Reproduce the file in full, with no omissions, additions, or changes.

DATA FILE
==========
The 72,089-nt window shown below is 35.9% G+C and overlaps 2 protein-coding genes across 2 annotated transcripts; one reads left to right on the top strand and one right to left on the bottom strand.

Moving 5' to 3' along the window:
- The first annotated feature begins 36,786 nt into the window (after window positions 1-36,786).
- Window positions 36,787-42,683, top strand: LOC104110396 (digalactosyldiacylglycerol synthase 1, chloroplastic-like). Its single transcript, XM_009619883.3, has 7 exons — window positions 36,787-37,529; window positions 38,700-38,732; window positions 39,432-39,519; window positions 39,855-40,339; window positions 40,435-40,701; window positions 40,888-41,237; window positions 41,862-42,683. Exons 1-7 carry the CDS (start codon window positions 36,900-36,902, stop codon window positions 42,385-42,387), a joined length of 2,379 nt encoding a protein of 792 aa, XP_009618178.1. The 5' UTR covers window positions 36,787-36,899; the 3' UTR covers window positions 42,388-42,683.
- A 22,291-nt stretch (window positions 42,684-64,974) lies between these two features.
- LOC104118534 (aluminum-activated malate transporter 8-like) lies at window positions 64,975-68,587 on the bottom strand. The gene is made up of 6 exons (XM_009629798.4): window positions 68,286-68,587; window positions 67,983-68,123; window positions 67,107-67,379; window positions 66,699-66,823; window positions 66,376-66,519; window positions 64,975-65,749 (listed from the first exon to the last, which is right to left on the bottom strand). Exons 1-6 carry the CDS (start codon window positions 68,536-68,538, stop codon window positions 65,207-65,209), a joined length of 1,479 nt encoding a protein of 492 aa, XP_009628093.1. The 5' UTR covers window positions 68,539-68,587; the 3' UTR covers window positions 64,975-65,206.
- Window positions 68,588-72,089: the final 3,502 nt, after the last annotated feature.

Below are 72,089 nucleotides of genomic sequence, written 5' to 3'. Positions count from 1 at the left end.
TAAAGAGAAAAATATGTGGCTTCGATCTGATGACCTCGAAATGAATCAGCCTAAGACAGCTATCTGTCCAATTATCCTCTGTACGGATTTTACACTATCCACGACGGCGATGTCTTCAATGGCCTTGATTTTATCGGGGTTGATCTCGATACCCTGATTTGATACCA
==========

The 72,089-nt window shown below is 35.9% G+C and overlaps 2 protein-coding genes across 2 annotated transcripts; one reads left to right on the top strand and one right to left on the bottom strand.

Moving 5' to 3' along the window:
- The first annotated feature begins 36,786 nt into the window (after window positions 1-36,786).
- Window positions 36,787-42,683, top strand: LOC104110396 (digalactosyldiacylglycerol synthase 1, chloroplastic-like). Its single transcript, XM_009619883.3, has 7 exons — window positions 36,787-37,529; window positions 38,700-38,732; window positions 39,432-39,519; window positions 39,855-40,339; window positions 40,435-40,701; window positions 40,888-41,237; window positions 41,862-42,683. Exons 1-7 carry the CDS (start codon window positions 36,900-36,902, stop codon window positions 42,385-42,387), a joined length of 2,379 nt encoding a protein of 792 aa, XP_009618178.1. The 5' UTR covers window positions 36,787-36,899; the 3' UTR covers window positions 42,388-42,683.
- A 22,291-nt stretch (window positions 42,684-64,974) lies between these two features.
- LOC104118534 (aluminum-activated malate transporter 8-like) lies at window positions 64,975-68,587 on the bottom strand. The gene is made up of 6 exons (XM_009629798.4): window positions 68,286-68,587; window positions 67,983-68,123; window positions 67,107-67,379; window positions 66,699-66,823; window positions 66,376-66,519; window positions 64,975-65,749 (listed from the first exon to the last, which is right to left on the bottom strand). Exons 1-6 carry the CDS (start codon window positions 68,536-68,538, stop codon window positions 65,207-65,209), a joined length of 1,479 nt encoding a protein of 492 aa, XP_009628093.1. The 5' UTR covers window positions 68,539-68,587; the 3' UTR covers window positions 64,975-65,206.
- Window positions 68,588-72,089: the final 3,502 nt, after the last annotated feature.

Below are 72,089 nucleotides of genomic sequence, written 5' to 3'. Positions count from 1 at the left end.
TAAAGAGAAAAATATGTGGCTTCGATCTGATGACCTCGAAATGAATCAGCCTAAGACAGCTATCTGTCCAATTATCCTCTGTACGGATTTTACACTATCCACGACGGCGATGTCTTCAATGGCCTTGATTTTATCGGGGTTGATCTCGATACCCTGATTTGATACCA